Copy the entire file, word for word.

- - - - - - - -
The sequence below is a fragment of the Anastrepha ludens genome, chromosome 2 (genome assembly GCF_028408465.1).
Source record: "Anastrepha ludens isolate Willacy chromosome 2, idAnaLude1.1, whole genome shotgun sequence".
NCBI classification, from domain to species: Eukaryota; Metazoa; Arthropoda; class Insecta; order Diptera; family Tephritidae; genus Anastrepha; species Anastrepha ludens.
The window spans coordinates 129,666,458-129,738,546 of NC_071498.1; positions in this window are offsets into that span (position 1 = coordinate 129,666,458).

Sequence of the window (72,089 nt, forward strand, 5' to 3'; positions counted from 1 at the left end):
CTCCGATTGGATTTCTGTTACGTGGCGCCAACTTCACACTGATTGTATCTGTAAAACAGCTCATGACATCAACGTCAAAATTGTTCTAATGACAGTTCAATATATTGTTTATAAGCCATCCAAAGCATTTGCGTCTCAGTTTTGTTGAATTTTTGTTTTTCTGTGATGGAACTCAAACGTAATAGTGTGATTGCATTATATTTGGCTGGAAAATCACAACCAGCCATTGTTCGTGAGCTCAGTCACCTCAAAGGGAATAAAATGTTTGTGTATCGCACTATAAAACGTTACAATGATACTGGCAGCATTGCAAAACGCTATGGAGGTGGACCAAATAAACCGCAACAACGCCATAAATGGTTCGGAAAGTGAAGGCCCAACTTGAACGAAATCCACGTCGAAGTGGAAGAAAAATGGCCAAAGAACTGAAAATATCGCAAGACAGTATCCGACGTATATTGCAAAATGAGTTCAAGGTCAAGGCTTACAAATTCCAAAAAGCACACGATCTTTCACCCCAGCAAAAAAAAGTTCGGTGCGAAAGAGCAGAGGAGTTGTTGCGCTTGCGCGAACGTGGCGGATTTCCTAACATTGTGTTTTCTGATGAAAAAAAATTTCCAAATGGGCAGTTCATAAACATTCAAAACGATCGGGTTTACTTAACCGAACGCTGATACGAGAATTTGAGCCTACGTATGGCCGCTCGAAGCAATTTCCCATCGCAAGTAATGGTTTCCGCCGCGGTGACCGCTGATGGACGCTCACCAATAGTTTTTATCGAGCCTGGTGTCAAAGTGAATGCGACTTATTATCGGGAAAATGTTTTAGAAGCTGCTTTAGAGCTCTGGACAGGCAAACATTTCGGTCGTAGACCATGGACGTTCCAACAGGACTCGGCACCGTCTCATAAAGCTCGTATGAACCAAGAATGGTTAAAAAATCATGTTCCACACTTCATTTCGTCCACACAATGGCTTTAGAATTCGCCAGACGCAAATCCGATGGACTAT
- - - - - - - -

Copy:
The sequence below is a fragment of the Anastrepha ludens genome, chromosome 2 (genome assembly GCF_028408465.1).
Source record: "Anastrepha ludens isolate Willacy chromosome 2, idAnaLude1.1, whole genome shotgun sequence".
NCBI classification, from domain to species: Eukaryota; Metazoa; Arthropoda; class Insecta; order Diptera; family Tephritidae; genus Anastrepha; species Anastrepha ludens.
The window spans coordinates 129,666,458-129,738,546 of NC_071498.1; positions in this window are offsets into that span (position 1 = coordinate 129,666,458).

Sequence of the window (72,089 nt, forward strand, 5' to 3'; positions counted from 1 at the left end):
CTCCGATTGGATTTCTGTTACGTGGCGCCAACTTCACACTGATTGTATCTGTAAAACAGCTCATGACATCAACGTCAAAATTGTTCTAATGACAGTTCAATATATTGTTTATAAGCCATCCAAAGCATTTGCGTCTCAGTTTTGTTGAATTTTTGTTTTTCTGTGATGGAACTCAAACGTAATAGTGTGATTGCATTATATTTGGCTGGAAAATCACAACCAGCCATTGTTCGTGAGCTCAGTCACCTCAAAGGGAATAAAATGTTTGTGTATCGCACTATAAAACGTTACAATGATACTGGCAGCATTGCAAAACGCTATGGAGGTGGACCAAATAAACCGCAACAACGCCATAAATGGTTCGGAAAGTGAAGGCCCAACTTGAACGAAATCCACGTCGAAGTGGAAGAAAAATGGCCAAAGAACTGAAAATATCGCAAGACAGTATCCGACGTATATTGCAAAATGAGTTCAAGGTCAAGGCTTACAAATTCCAAAAAGCACACGATCTTTCACCCCAGCAAAAAAAAGTTCGGTGCGAAAGAGCAGAGGAGTTGTTGCGCTTGCGCGAACGTGGCGGATTTCCTAACATTGTGTTTTCTGATGAAAAAAAATTTCCAAATGGGCAGTTCATAAACATTCAAAACGATCGGGTTTACTTAACCGAACGCTGATACGAGAATTTGAGCCTACGTATGGCCGCTCGAAGCAATTTCCCATCGCAAGTAATGGTTTCCGCCGCGGTGACCGCTGATGGACGCTCACCAATAGTTTTTATCGAGCCTGGTGTCAAAGTGAATGCGACTTATTATCGGGAAAATGTTTTAGAAGCTGCTTTAGAGCTCTGGACAGGCAAACATTTCGGTCGTAGACCATGGACGTTCCAACAGGACTCGGCACCGTCTCATAAAGCTCGTATGAACCAAGAATGGTTAAAAAATCATGTTCCACACTTCATTTCGTCCACACAATGGCTTTAGAATTCGCCAGACGCAAATCCGATGGACTAT